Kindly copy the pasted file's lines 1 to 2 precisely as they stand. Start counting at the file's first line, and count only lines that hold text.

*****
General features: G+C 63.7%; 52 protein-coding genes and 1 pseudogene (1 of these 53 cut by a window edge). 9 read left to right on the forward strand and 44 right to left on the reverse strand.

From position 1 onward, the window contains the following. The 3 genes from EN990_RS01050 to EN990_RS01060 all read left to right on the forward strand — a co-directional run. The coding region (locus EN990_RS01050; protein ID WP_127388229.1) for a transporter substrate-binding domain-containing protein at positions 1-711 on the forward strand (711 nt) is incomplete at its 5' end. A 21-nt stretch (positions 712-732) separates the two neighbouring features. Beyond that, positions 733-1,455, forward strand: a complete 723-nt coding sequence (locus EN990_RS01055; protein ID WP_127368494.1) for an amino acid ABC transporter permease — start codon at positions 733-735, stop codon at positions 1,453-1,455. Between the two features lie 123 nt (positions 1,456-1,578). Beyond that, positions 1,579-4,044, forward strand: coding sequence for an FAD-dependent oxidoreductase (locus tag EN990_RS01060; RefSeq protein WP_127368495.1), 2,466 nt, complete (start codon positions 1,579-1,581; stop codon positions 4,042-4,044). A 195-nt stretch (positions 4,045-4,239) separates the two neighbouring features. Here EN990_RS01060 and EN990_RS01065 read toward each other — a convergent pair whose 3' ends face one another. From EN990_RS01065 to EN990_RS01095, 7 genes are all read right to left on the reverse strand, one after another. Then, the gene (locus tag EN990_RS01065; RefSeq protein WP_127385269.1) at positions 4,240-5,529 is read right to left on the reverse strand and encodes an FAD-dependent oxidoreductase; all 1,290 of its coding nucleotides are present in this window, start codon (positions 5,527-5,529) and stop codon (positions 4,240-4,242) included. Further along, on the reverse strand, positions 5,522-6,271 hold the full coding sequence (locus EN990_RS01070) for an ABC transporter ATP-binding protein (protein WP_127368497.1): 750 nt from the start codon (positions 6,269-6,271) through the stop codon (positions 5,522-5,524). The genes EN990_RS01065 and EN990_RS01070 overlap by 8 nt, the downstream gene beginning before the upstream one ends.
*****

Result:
General features: G+C 63.7%; 52 protein-coding genes and 1 pseudogene (1 of these 53 cut by a window edge). 9 read left to right on the forward strand and 44 right to left on the reverse strand.

From position 1 onward, the window contains the following. The 3 genes from EN990_RS01050 to EN990_RS01060 all read left to right on the forward strand — a co-directional run. The coding region (locus EN990_RS01050; protein ID WP_127388229.1) for a transporter substrate-binding domain-containing protein at positions 1-711 on the forward strand (711 nt) is incomplete at its 5' end. A 21-nt stretch (positions 712-732) separates the two neighbouring features. Beyond that, positions 733-1,455, forward strand: a complete 723-nt coding sequence (locus EN990_RS01055; protein ID WP_127368494.1) for an amino acid ABC transporter permease — start codon at positions 733-735, stop codon at positions 1,453-1,455. Between the two features lie 123 nt (positions 1,456-1,578). Beyond that, positions 1,579-4,044, forward strand: coding sequence for an FAD-dependent oxidoreductase (locus tag EN990_RS01060; RefSeq protein WP_127368495.1), 2,466 nt, complete (start codon positions 1,579-1,581; stop codon positions 4,042-4,044). A 195-nt stretch (positions 4,045-4,239) separates the two neighbouring features. Here EN990_RS01060 and EN990_RS01065 read toward each other — a convergent pair whose 3' ends face one another. From EN990_RS01065 to EN990_RS01095, 7 genes are all read right to left on the reverse strand, one after another. Then, the gene (locus tag EN990_RS01065; RefSeq protein WP_127385269.1) at positions 4,240-5,529 is read right to left on the reverse strand and encodes an FAD-dependent oxidoreductase; all 1,290 of its coding nucleotides are present in this window, start codon (positions 5,527-5,529) and stop codon (positions 4,240-4,242) included. Further along, on the reverse strand, positions 5,522-6,271 hold the full coding sequence (locus EN990_RS01070) for an ABC transporter ATP-binding protein (protein WP_127368497.1): 750 nt from the start codon (positions 6,269-6,271) through the stop codon (positions 5,522-5,524). The genes EN990_RS01065 and EN990_RS01070 overlap by 8 nt, the downstream gene beginning before the upstream one ends.